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Maya Train Set To Open In December 2023 Despite Delays

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The 950-mile Maya Train mega-project will be inaugurated in December 2023 as planned, despite ongoing problems and delays, promised Mexican President Andrés Manuel López Obrador.

maya ruins

The Maya Train was first announced back in 2018 when it was touted as a way of increasing tourism and boosting job prospects in southeastern Mexico. There have been many setbacks since 2018, including protests by indigenous peoples, environmental concerns, re-routing, and a huge underestimation of the costs.

 However, progress continues and, should the President’s promise come to fruition, visitors can expect to begin using the game-changing train service by Christmas next year.


Alongside Tulum’s new international airport, reportedly also due for completion in 2023, transport in the Yucatan peninsula is set for a shake-up in the mid-2020s, potentially seeing changes to tourist behaviors by facilitating movement and opening up some of the less well-known destinations in this part of Mexico. 

Where will the Maya Train run?

The Maya Train route has changed several times since 2018, with the latest reroute to the Playa del Carmen section, following opposition due to the railway line bisecting the economically-important city.

playa del carmen

 However, for the most part, the route is set and will offer a total of 19 stations, plus a number of additional stops, along the 950-mile line, spanning a total of Mexican 5 states. Stations will be located at:

Quintana Roo

  • Cancun
  • Playa del Carmen
  • Tulum
  • Puerto Morelos
  • Cobá
  • Bacalar
  • Felipe Carrillo Puerto
  • Chetumal 
  • Nuevo Xcan
cancun beach


  • Chichén Itzá
  • Valladolid
  • Mérida
  • Izamal


  • Campeche
  • Xpujil
  • Escárcega


  • El Triunfo
  • Boca del Cerro


  • Palenque

How will the Maya Train benefit tourists?

Until now, Mexican Caribbean visitors predominantly enter the region through Cancun airport, and many go no further than the Hotel Zone. This has helped to make Cancun the country’s most popular beach destination, and the second most popular destination worldwide.

The Maya Train will benefit visitors by opening up more of this fascinating region. Instead of using buses, which can be slow and confusing, the Maya Train will be a slick mode of transport. Running at speeds of up to 160 km/ph, visitors will be able to cover large distances in a much shorter amount of time.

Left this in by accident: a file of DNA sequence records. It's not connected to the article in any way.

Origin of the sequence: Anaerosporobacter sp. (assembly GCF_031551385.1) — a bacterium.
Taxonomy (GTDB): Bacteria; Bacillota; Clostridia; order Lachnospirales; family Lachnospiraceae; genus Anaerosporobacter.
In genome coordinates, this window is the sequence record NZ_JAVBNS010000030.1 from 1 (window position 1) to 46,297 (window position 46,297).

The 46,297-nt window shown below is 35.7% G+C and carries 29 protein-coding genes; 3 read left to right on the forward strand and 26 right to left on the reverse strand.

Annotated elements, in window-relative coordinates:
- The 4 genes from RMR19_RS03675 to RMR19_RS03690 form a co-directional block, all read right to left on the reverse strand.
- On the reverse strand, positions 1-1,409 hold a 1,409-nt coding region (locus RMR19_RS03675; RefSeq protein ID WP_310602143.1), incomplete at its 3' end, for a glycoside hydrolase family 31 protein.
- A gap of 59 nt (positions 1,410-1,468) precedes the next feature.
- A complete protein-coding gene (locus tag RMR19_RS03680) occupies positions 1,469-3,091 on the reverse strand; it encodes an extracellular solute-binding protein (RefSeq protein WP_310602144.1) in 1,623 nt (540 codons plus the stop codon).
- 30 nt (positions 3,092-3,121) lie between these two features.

When the Maya Train service opens, it will also make some 62 self-guided tours easily accessible. These consist of one- to three-day itineraries focused on nature, culture, and the region’s magical towns. These ready-to-go trips will save tourists from spending precious vacation time planning ad hoc tours and outings and figuring out different modes of transport.


How much will the Maya Train cost?

Prices for using the Maya Train have yet to be published, but the Director General of the National Fund for the Promotion of Tourism (FONATUR), Rogelio Jiménez Pons, said that there will be two price levels in operation – one for locals and one for tourists.

 To avoid pricing locals out of the new transport, tickets for Mexican nationals will be subsidized by the government. Without that subsidy, it’s likely tickets for tourists will be up to ten times more expensive.  An example was given by Pons, who said: “We want a trip that costs what a worker from Cancun to Playa del Carmen spends, that is the same, that would be a subsidy, for a tourist between 40 and 50 dollars.”


How many trains will run and what will services be like?

According to the Bombardier-Alstom consortium which will oversee the manufacture of the trains, in total there will be 42 vehicles produced. It’s expected that six of those will be available at the time of the 2023 inauguration.

 The carriage design is expected to be similar to European trains, with interiors offering simple but comfortable seating. There will be three types of service available, each named in Mayan:

  • Xiinbal service (meaning ‘to walk’)

The regular passenger service is mainly aimed at local travelers, with business or standard class seats and a coffee shop.

  • Janal service (meaning ‘to eat’)

Aimed at tourists, this service is similar to Xiinbal but with the addition of a full-service restaurant.

  • P’atal service (meaning ‘to stay’)

Offering sleeping cabins as well as reclining seats, this service is aimed at travelers covering longer distances on the route.

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